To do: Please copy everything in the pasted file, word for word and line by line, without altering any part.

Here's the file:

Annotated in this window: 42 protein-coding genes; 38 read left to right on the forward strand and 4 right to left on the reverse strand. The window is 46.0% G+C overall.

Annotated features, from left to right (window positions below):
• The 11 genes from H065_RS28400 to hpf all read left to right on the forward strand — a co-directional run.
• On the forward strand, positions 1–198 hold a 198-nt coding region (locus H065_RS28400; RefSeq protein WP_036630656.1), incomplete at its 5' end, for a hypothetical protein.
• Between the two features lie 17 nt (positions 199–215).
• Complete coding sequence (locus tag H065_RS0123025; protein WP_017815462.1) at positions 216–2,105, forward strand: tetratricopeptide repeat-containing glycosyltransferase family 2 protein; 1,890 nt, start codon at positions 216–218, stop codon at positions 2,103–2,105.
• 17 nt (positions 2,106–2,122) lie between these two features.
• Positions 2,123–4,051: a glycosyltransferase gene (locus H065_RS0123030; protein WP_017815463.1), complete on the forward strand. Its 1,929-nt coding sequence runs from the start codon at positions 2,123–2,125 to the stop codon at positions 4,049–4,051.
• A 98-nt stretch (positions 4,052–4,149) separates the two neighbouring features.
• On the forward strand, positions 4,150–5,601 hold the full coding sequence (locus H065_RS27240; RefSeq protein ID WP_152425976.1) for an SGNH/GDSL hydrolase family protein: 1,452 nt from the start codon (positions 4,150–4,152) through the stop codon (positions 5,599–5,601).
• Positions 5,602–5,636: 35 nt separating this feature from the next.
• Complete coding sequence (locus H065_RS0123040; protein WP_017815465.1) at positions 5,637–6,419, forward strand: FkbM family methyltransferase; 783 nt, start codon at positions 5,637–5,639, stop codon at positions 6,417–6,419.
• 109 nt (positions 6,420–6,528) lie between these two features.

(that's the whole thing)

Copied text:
Annotated in this window: 42 protein-coding genes; 38 read left to right on the forward strand and 4 right to left on the reverse strand. The window is 46.0% G+C overall.

Annotated features, from left to right (window positions below):
• The 11 genes from H065_RS28400 to hpf all read left to right on the forward strand — a co-directional run.
• On the forward strand, positions 1–198 hold a 198-nt coding region (locus H065_RS28400; RefSeq protein WP_036630656.1), incomplete at its 5' end, for a hypothetical protein.
• Between the two features lie 17 nt (positions 199–215).
• Complete coding sequence (locus tag H065_RS0123025; protein WP_017815462.1) at positions 216–2,105, forward strand: tetratricopeptide repeat-containing glycosyltransferase family 2 protein; 1,890 nt, start codon at positions 216–218, stop codon at positions 2,103–2,105.
• 17 nt (positions 2,106–2,122) lie between these two features.
• Positions 2,123–4,051: a glycosyltransferase gene (locus H065_RS0123030; protein WP_017815463.1), complete on the forward strand. Its 1,929-nt coding sequence runs from the start codon at positions 2,123–2,125 to the stop codon at positions 4,049–4,051.
• A 98-nt stretch (positions 4,052–4,149) separates the two neighbouring features.
• On the forward strand, positions 4,150–5,601 hold the full coding sequence (locus H065_RS27240; RefSeq protein ID WP_152425976.1) for an SGNH/GDSL hydrolase family protein: 1,452 nt from the start codon (positions 4,150–4,152) through the stop codon (positions 5,599–5,601).
• Positions 5,602–5,636: 35 nt separating this feature from the next.
• Complete coding sequence (locus H065_RS0123040; protein WP_017815465.1) at positions 5,637–6,419, forward strand: FkbM family methyltransferase; 783 nt, start codon at positions 5,637–5,639, stop codon at positions 6,417–6,419.
• 109 nt (positions 6,420–6,528) lie between these two features.